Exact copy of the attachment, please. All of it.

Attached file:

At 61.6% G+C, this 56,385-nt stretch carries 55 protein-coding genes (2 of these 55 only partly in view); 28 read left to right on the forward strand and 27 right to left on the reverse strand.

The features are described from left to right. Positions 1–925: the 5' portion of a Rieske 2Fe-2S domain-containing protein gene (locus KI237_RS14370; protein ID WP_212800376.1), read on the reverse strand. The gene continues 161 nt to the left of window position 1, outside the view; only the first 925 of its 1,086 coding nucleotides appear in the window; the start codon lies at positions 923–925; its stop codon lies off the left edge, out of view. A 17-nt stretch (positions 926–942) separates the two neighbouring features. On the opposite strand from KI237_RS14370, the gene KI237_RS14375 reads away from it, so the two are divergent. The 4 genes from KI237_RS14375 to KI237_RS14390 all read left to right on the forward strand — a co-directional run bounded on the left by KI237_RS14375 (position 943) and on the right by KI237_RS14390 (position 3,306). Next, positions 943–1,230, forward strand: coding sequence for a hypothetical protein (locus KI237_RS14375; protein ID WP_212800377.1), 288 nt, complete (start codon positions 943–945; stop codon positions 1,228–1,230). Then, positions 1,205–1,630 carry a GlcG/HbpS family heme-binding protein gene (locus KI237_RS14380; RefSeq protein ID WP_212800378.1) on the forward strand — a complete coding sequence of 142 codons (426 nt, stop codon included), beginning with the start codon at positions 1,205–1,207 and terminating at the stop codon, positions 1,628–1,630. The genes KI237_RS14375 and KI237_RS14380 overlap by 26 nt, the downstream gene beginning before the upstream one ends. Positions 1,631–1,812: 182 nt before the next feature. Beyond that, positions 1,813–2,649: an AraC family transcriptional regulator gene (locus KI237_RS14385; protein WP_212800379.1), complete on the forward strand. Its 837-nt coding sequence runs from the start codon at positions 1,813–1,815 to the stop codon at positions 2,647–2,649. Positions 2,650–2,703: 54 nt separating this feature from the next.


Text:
At 61.6% G+C, this 56,385-nt stretch carries 55 protein-coding genes (2 of these 55 only partly in view); 28 read left to right on the forward strand and 27 right to left on the reverse strand.

The features are described from left to right. Positions 1–925: the 5' portion of a Rieske 2Fe-2S domain-containing protein gene (locus KI237_RS14370; protein ID WP_212800376.1), read on the reverse strand. The gene continues 161 nt to the left of window position 1, outside the view; only the first 925 of its 1,086 coding nucleotides appear in the window; the start codon lies at positions 923–925; its stop codon lies off the left edge, out of view. A 17-nt stretch (positions 926–942) separates the two neighbouring features. On the opposite strand from KI237_RS14370, the gene KI237_RS14375 reads away from it, so the two are divergent. The 4 genes from KI237_RS14375 to KI237_RS14390 all read left to right on the forward strand — a co-directional run bounded on the left by KI237_RS14375 (position 943) and on the right by KI237_RS14390 (position 3,306). Next, positions 943–1,230, forward strand: coding sequence for a hypothetical protein (locus KI237_RS14375; protein ID WP_212800377.1), 288 nt, complete (start codon positions 943–945; stop codon positions 1,228–1,230). Then, positions 1,205–1,630 carry a GlcG/HbpS family heme-binding protein gene (locus KI237_RS14380; RefSeq protein ID WP_212800378.1) on the forward strand — a complete coding sequence of 142 codons (426 nt, stop codon included), beginning with the start codon at positions 1,205–1,207 and terminating at the stop codon, positions 1,628–1,630. The genes KI237_RS14375 and KI237_RS14380 overlap by 26 nt, the downstream gene beginning before the upstream one ends. Positions 1,631–1,812: 182 nt before the next feature. Beyond that, positions 1,813–2,649: an AraC family transcriptional regulator gene (locus KI237_RS14385; protein WP_212800379.1), complete on the forward strand. Its 837-nt coding sequence runs from the start codon at positions 1,813–1,815 to the stop codon at positions 2,647–2,649. Positions 2,650–2,703: 54 nt separating this feature from the next.